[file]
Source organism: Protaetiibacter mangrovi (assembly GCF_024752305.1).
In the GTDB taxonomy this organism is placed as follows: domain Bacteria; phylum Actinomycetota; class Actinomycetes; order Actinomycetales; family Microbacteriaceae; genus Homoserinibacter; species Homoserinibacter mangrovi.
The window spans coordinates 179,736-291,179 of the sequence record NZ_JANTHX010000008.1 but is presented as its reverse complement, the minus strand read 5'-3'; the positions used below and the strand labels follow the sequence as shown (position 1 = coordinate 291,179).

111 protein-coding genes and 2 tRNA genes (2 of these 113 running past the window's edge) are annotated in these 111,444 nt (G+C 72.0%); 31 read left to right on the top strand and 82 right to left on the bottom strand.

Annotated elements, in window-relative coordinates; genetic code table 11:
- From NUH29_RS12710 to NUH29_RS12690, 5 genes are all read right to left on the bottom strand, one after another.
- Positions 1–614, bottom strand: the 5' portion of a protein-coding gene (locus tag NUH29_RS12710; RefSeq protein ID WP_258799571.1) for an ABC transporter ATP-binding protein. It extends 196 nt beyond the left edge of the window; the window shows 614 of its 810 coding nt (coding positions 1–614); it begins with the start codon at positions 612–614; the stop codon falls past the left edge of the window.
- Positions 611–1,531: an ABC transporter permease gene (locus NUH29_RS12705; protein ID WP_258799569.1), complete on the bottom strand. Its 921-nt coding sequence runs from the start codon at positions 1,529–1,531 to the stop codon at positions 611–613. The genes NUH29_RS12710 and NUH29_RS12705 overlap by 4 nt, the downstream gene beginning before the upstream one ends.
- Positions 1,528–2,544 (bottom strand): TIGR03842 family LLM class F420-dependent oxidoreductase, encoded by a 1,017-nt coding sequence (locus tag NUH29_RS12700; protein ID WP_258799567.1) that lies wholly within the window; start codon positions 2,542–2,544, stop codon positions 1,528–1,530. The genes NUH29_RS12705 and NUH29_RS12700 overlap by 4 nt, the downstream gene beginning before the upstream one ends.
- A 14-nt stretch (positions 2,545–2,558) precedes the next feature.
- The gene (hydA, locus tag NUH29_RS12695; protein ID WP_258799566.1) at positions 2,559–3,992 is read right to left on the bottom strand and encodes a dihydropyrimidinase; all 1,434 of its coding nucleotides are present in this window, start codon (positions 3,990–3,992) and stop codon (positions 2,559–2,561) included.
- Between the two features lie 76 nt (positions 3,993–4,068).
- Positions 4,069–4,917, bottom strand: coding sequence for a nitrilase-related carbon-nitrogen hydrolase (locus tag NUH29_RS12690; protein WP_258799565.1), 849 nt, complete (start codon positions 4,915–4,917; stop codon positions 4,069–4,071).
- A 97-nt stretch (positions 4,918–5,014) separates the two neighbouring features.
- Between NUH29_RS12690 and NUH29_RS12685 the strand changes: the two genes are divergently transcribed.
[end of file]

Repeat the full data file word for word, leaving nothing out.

Source organism: Protaetiibacter mangrovi (assembly GCF_024752305.1).
In the GTDB taxonomy this organism is placed as follows: domain Bacteria; phylum Actinomycetota; class Actinomycetes; order Actinomycetales; family Microbacteriaceae; genus Homoserinibacter; species Homoserinibacter mangrovi.
The window spans coordinates 179,736-291,179 of the sequence record NZ_JANTHX010000008.1 but is presented as its reverse complement, the minus strand read 5'-3'; the positions used below and the strand labels follow the sequence as shown (position 1 = coordinate 291,179).

111 protein-coding genes and 2 tRNA genes (2 of these 113 running past the window's edge) are annotated in these 111,444 nt (G+C 72.0%); 31 read left to right on the top strand and 82 right to left on the bottom strand.

Annotated elements, in window-relative coordinates; genetic code table 11:
- From NUH29_RS12710 to NUH29_RS12690, 5 genes are all read right to left on the bottom strand, one after another.
- Positions 1–614, bottom strand: the 5' portion of a protein-coding gene (locus tag NUH29_RS12710; RefSeq protein ID WP_258799571.1) for an ABC transporter ATP-binding protein. It extends 196 nt beyond the left edge of the window; the window shows 614 of its 810 coding nt (coding positions 1–614); it begins with the start codon at positions 612–614; the stop codon falls past the left edge of the window.
- Positions 611–1,531: an ABC transporter permease gene (locus NUH29_RS12705; protein ID WP_258799569.1), complete on the bottom strand. Its 921-nt coding sequence runs from the start codon at positions 1,529–1,531 to the stop codon at positions 611–613. The genes NUH29_RS12710 and NUH29_RS12705 overlap by 4 nt, the downstream gene beginning before the upstream one ends.
- Positions 1,528–2,544 (bottom strand): TIGR03842 family LLM class F420-dependent oxidoreductase, encoded by a 1,017-nt coding sequence (locus tag NUH29_RS12700; protein ID WP_258799567.1) that lies wholly within the window; start codon positions 2,542–2,544, stop codon positions 1,528–1,530. The genes NUH29_RS12705 and NUH29_RS12700 overlap by 4 nt, the downstream gene beginning before the upstream one ends.
- A 14-nt stretch (positions 2,545–2,558) precedes the next feature.
- The gene (hydA, locus tag NUH29_RS12695; protein ID WP_258799566.1) at positions 2,559–3,992 is read right to left on the bottom strand and encodes a dihydropyrimidinase; all 1,434 of its coding nucleotides are present in this window, start codon (positions 3,990–3,992) and stop codon (positions 2,559–2,561) included.
- Between the two features lie 76 nt (positions 3,993–4,068).
- Positions 4,069–4,917, bottom strand: coding sequence for a nitrilase-related carbon-nitrogen hydrolase (locus tag NUH29_RS12690; protein WP_258799565.1), 849 nt, complete (start codon positions 4,915–4,917; stop codon positions 4,069–4,071).
- A 97-nt stretch (positions 4,918–5,014) separates the two neighbouring features.
- Between NUH29_RS12690 and NUH29_RS12685 the strand changes: the two genes are divergently transcribed.